THE CRISIS IN THE NEWSPAPER COMIC STRIP KINGDOM : PART 1
“Stripped” is the name of cartoonist Dave Kellett’s documentary about the newspaper comic strip industry. Started five years ago and now nearing a final stage with the help of filmmaker Fred Schroeder, the made-for-television program assesses of the current state of the newspaper comic strip and its future. Kellett, who is a webcomics enthusiast and practitioner, admits that he began the project expecting to record the demise of newspaper comics; but as he assembled interviews with cartoonists, he changed his mind: the film now ends on a somewhat more optimistic note — adapt or die, with history showing that adaptation has been part of the medium’s history.
At the New York Times artsbeat.blog, George Gene Gustines describes the film as “a musing on comic strips by many of their creators, how the medium has evolved and the migration to the Internet, some of it forced as the number of newspaper outlets for strips has shrunk and some of it voluntary by a new generation of cartoonists.”
The film itself is fast-moving — quick images of comic characters and strips, a sort of collage in motion, followed by short sentence excerpts from more than 70 interviewed cartoonists on screen, then more collage. Although divided into “chapters” (“The Golden Age,” “The Creative Process,” and “The Crisis”), some of the chapters don’t go very far — “The Golden Age,” for instance, scarcely covers the ground. “The Creative Process” is much better: it offers the most lengthy excerpts from cartoonist interviews.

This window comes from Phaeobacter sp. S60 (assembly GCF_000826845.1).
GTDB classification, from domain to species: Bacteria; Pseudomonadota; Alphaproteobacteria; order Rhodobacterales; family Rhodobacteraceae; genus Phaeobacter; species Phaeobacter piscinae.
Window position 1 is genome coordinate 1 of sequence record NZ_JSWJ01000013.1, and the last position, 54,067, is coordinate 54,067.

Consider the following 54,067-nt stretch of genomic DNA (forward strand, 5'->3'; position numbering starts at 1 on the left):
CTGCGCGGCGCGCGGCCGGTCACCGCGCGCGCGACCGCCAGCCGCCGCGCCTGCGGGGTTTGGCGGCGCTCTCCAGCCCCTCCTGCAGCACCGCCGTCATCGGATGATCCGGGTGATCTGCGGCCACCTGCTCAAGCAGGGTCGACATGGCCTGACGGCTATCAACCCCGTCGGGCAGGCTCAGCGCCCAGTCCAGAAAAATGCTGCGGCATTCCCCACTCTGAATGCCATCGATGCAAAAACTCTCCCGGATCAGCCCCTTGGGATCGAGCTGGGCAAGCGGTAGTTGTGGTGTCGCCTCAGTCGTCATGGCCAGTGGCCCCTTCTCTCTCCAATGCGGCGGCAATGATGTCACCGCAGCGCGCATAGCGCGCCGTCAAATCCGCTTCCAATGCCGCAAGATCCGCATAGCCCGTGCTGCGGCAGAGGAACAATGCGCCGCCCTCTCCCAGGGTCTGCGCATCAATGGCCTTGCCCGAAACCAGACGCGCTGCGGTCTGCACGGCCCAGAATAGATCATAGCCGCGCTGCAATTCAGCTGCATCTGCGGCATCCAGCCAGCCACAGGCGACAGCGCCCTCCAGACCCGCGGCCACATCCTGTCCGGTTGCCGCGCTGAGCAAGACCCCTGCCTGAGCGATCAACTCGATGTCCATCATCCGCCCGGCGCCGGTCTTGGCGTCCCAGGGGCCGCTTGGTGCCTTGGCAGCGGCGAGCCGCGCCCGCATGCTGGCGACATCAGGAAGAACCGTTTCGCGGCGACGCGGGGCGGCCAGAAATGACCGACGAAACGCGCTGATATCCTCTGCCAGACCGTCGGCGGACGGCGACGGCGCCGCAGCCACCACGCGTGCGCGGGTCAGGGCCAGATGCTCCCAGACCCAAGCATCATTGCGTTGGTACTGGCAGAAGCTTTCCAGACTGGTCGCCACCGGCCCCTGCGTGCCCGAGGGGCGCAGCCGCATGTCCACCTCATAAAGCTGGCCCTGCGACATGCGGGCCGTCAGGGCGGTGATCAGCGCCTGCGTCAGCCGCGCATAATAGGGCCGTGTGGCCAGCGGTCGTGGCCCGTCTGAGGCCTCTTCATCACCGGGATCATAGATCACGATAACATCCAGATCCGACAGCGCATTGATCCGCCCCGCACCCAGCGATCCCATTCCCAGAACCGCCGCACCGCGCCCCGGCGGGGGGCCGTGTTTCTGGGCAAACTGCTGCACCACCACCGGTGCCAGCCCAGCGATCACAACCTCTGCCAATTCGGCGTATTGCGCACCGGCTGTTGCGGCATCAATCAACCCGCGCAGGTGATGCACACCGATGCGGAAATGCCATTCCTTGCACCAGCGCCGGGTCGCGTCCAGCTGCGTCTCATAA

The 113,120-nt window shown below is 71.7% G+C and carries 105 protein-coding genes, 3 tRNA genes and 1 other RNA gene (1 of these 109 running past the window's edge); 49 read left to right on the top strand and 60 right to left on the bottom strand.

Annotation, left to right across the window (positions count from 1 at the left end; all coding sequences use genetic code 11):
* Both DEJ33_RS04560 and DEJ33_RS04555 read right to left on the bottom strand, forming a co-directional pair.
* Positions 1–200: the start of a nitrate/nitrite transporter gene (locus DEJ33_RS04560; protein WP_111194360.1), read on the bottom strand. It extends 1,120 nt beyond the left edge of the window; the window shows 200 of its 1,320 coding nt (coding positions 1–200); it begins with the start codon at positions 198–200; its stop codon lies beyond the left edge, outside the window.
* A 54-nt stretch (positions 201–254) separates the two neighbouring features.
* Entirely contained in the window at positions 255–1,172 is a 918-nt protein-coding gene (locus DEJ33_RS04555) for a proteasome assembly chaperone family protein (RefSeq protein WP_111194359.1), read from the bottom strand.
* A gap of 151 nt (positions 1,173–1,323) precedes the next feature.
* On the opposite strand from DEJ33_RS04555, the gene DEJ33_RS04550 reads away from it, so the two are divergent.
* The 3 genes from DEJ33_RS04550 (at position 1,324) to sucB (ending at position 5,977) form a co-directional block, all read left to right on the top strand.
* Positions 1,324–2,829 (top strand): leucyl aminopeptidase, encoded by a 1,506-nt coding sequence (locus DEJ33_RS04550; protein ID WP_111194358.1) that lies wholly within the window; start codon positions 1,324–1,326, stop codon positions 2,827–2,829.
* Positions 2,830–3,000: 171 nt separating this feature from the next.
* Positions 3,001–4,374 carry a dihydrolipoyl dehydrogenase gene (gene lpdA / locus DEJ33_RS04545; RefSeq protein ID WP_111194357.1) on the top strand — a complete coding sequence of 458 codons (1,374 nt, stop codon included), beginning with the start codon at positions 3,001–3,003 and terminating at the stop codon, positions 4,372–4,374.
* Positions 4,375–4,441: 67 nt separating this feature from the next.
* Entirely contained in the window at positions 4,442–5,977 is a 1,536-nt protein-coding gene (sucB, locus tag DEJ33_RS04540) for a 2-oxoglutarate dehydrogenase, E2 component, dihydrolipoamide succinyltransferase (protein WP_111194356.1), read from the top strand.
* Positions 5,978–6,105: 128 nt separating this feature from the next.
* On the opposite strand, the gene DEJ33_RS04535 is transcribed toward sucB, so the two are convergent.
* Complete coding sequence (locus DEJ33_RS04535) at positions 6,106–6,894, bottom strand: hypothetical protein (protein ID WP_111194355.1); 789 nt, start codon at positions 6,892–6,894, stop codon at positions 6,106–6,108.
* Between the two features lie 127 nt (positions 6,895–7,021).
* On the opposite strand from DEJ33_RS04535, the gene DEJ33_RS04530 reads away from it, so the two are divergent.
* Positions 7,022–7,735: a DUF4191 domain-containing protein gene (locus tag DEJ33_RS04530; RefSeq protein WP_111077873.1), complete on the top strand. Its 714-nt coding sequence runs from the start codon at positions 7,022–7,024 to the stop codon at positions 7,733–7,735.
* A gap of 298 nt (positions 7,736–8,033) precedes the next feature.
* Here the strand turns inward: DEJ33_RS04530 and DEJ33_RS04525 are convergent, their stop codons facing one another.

I’m quoted twice on camera. Once I say only a single word, and I wasn’t quick enough when watching a screening to catch what it was. On the other occasion, I utter this profundity: “I don’t think web comics are the answer” (“comics historian” lettered beneath my picture). And that cryptic comment reveals the film’s most serious flaw. Why don’t I believe that web comics are the answer? What is the answer? Is there one? What’s the question?
Throughout, the film is much the same: there’s little depth. Some of the interviews about the creative process are nicely insightful, but there’s too little thought displayed in assessing the fate of the newspaper comic strip. It’s a subject that deserves — demands —i n-depth examination and discussion. And Kellett provides very little of either.
In short, the film is more dazzle than deliberation. It conveys an impression rather than offering an analysis. But the film is skillfully done, and that is its redeeming feature. Discussing a static artform, printed comic strips, Kellett and Schroeder compensate for the inherent lack of movement with quick cutting and flashing imagery. The flashing images go by quickly — here and then gone. The film is copious rather than thoughtful.
But that ain’t necessarily bad. In presenting and assessing the state of the comic strip universe, the film is friendly and understanding about an artform seldom examined in a motion picture medium. That is a great plus in itself.